Mario Sports Mix Review

Mario Sports Mix Review

What we liked:

+ Multi-player is fun
+ Solid animation

What we didn't like:

- Games all lack depth
- Inconsistent AI
- Character switching

DEVELOPER: Square Enix   |   PUBLISHER: Nintendo   |   RELEASE: 02/07/2011

Mario really needs to take some advice from Brett Favre.

Over the years, Mario has starred in more sports games than most professional athletes. From tennis to basketball and even a small stint in soccer, our famed plumber is quite the sports connoisseur. His latest endeavor is a sort of compilation of several sports combined with Final Fantasy and Dragon Quest characters and developed by none other than Square Enix. Yeah, I shrugged my shoulders at that as well. What we end up with is a mediocre collection of events that lack the charm of previous Mario sports games, while also not quite being feature-rich enough to be classified as a mini-game compilation.

On the disc, we are given four sports: hockey, basketball, dodgeball and volleyball. Each one vaguely resembles its real-life counterpart with the same basic principles, but without any sense of depth. The volleyball is simply an exercise in finding the right spot and waggling the remote in order to return the ball. Dodgeball is about as exciting as watching paint dry, especially considering it takes multiple hits to knock down anyone on the other team. Basketball is a score fest with four simple commands and tons of dunking. Hockey ends up being the most enjoyable with some cool shooting and power plays, but it still lacks anything to keep you coming back for more.

The biggest problem Sports Mix falls into is that it never feels like an actual sports game, unlike previous efforts. Instead it feels like a collection of mini-games with sports paraphernalia. This is funny considering there is a party game mode within the title that has even less depth than the core game, making it almost pointless.

You have the option for two control schemes and they will cater to both the waggling and non-waggling crowd. You can opt to just use the Wii remote and sacrifice some functionality, gaining the benefit of not having to shake the controller for button presses. Then, you have the standard remote/nunchuk combo that requires you to shake in order to perform certain actions. Honestly, both work fine and you will never have an issue with getting the characters to do what you want them to do. One nagging problem is character switching. Unlike most sports games, when you pass the ball/puck/whatever, the game doesn’t automatically switch characters. This goes against all conventional ideas and creates a learning curve that drags down the pacing.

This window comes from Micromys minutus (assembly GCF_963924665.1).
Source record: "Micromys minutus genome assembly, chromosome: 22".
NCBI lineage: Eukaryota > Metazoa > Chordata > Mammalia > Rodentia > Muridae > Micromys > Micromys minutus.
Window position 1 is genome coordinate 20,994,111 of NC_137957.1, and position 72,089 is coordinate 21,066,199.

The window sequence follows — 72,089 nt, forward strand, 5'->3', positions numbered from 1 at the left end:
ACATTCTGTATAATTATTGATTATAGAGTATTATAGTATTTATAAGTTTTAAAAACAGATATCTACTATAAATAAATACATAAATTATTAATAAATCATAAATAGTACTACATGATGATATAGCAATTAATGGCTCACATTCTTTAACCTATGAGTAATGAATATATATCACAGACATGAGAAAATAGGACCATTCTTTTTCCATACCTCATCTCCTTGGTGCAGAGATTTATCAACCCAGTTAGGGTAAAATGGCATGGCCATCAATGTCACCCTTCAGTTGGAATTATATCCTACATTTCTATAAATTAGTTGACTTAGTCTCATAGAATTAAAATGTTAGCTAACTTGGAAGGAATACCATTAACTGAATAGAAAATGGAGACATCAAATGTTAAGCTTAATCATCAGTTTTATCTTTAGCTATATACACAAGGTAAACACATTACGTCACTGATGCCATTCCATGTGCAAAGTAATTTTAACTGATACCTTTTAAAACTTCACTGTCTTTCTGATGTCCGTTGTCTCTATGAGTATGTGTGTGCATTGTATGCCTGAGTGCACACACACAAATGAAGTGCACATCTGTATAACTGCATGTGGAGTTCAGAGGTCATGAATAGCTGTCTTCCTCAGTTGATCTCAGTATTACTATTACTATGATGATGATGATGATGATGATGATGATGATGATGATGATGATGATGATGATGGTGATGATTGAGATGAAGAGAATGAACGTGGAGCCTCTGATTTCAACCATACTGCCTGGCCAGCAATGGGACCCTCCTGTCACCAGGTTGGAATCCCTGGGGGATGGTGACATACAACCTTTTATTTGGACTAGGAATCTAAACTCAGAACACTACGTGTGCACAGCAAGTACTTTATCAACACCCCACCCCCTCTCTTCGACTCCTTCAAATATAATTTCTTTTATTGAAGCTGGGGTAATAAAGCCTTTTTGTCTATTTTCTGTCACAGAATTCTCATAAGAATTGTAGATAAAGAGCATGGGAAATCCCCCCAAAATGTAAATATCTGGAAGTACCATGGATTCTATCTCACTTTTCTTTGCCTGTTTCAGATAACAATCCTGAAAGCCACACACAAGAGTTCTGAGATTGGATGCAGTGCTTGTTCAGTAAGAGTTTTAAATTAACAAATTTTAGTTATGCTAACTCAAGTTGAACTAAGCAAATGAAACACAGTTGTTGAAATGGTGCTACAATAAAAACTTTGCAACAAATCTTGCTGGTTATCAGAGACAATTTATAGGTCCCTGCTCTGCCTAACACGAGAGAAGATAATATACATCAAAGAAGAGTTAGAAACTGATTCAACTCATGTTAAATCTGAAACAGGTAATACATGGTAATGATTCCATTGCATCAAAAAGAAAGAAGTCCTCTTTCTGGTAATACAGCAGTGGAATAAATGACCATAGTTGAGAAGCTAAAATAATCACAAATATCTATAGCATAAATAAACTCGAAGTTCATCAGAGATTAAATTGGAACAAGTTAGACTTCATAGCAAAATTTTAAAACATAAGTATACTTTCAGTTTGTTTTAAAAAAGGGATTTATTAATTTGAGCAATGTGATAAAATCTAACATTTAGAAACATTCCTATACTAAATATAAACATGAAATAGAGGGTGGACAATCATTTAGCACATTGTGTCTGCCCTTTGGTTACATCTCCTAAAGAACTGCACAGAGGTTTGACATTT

If you can believe it, Square Enix has managed to cram a story into the game. It’s not surprising that it involves four crystals that you must collect, much like the quintessential RPG clichés we have been playing for years. What is odd, is that it doesn’t fit into the context of the game at all, making it feel out of place and forced. What is cool (and still a bit odd) is the ability to play as characters from Square Enix’s other titles including Dragon Quest and Final Fantasy. This feature is surprisingly absent from any marketing material or even the game case itself.

Like any Mario sports title, there are power-ups that you can use to your advantage. These are the classic Mario items: shells, banana peels and such. Multi-player ends up being the highlight, as things really amp up when there are at least four human players on the field. There is also the ability to hop online and play against your friends or complete strangers. I always find it weird when reviewing a Wii game and talking about online like it is some sort of brand new invention. Thankfully, the experience was smooth for what it is and definitely the way I recommend playing if you pick up this title.

The game does open up later on when you get past the tedious early cups and tournaments. The problem is that most players will have given up long before then, if they even bother with the single player at all. Again, this is a title that is geared towards a more couch co-op experience, and that is where it works best. Considering the AI is either ridiculously stupid or insanely difficult depending on how far along you are, the game never balances itself out. Unless you intend on playing this strictly with friends I recommend passing on Mario’s latest sports endeavor. There are much better party games and mascot sports titles available for the system.

Ken McKown

Ken is the Editor-in-Chief of this hole in the wall and he loves to troll for the fun of it. He also enjoys long walks through Arkham Asylum and the cool air of Shadow Moses Island. His turn-ons include Mortal Kombat, Metal Gear Solid and StarCraft.

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